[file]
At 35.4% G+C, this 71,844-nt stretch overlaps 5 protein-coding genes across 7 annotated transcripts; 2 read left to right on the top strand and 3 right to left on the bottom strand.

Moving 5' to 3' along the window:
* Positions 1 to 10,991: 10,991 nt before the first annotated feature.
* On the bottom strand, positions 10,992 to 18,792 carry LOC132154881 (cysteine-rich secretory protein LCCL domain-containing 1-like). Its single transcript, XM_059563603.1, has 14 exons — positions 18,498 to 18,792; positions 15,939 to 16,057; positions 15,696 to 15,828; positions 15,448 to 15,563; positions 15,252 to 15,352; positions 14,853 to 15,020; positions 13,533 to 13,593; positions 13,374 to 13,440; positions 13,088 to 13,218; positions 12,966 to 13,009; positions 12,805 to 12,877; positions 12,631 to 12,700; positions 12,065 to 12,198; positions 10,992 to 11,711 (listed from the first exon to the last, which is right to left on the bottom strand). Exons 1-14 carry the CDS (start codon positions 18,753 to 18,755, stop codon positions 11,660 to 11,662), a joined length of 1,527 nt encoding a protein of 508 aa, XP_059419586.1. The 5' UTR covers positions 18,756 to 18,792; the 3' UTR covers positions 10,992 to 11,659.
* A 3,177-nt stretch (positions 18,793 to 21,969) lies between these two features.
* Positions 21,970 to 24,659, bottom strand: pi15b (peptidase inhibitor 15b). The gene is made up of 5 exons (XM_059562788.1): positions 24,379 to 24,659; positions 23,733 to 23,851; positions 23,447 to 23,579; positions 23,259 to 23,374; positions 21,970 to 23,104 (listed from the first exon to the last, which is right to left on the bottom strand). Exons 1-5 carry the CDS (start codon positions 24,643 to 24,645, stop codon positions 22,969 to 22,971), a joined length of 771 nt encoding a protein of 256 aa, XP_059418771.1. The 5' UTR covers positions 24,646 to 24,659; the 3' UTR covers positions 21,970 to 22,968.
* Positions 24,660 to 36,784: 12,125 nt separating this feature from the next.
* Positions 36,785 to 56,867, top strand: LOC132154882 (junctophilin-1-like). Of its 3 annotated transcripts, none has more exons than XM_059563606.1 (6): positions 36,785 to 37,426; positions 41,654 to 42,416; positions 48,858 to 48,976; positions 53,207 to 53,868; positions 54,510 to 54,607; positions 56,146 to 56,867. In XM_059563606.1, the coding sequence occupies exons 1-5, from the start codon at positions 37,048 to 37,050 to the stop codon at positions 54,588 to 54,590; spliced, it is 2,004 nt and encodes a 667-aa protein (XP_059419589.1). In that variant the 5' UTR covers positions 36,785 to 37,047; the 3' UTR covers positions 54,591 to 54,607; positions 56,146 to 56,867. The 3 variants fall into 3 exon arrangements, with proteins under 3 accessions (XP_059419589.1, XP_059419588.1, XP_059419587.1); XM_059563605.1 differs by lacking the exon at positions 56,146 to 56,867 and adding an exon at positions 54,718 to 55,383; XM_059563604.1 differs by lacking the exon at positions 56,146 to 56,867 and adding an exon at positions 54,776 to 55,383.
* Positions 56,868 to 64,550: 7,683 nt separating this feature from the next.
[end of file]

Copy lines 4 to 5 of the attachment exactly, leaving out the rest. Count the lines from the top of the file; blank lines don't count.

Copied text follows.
* On the bottom strand, positions 10,992 to 18,792 carry LOC132154881 (cysteine-rich secretory protein LCCL domain-containing 1-like). Its single transcript, XM_059563603.1, has 14 exons — positions 18,498 to 18,792; positions 15,939 to 16,057; positions 15,696 to 15,828; positions 15,448 to 15,563; positions 15,252 to 15,352; positions 14,853 to 15,020; positions 13,533 to 13,593; positions 13,374 to 13,440; positions 13,088 to 13,218; positions 12,966 to 13,009; positions 12,805 to 12,877; positions 12,631 to 12,700; positions 12,065 to 12,198; positions 10,992 to 11,711 (listed from the first exon to the last, which is right to left on the bottom strand). Exons 1-14 carry the CDS (start codon positions 18,753 to 18,755, stop codon positions 11,660 to 11,662), a joined length of 1,527 nt encoding a protein of 508 aa, XP_059419586.1. The 5' UTR covers positions 18,756 to 18,792; the 3' UTR covers positions 10,992 to 11,659.
* A 3,177-nt stretch (positions 18,793 to 21,969) lies between these two features.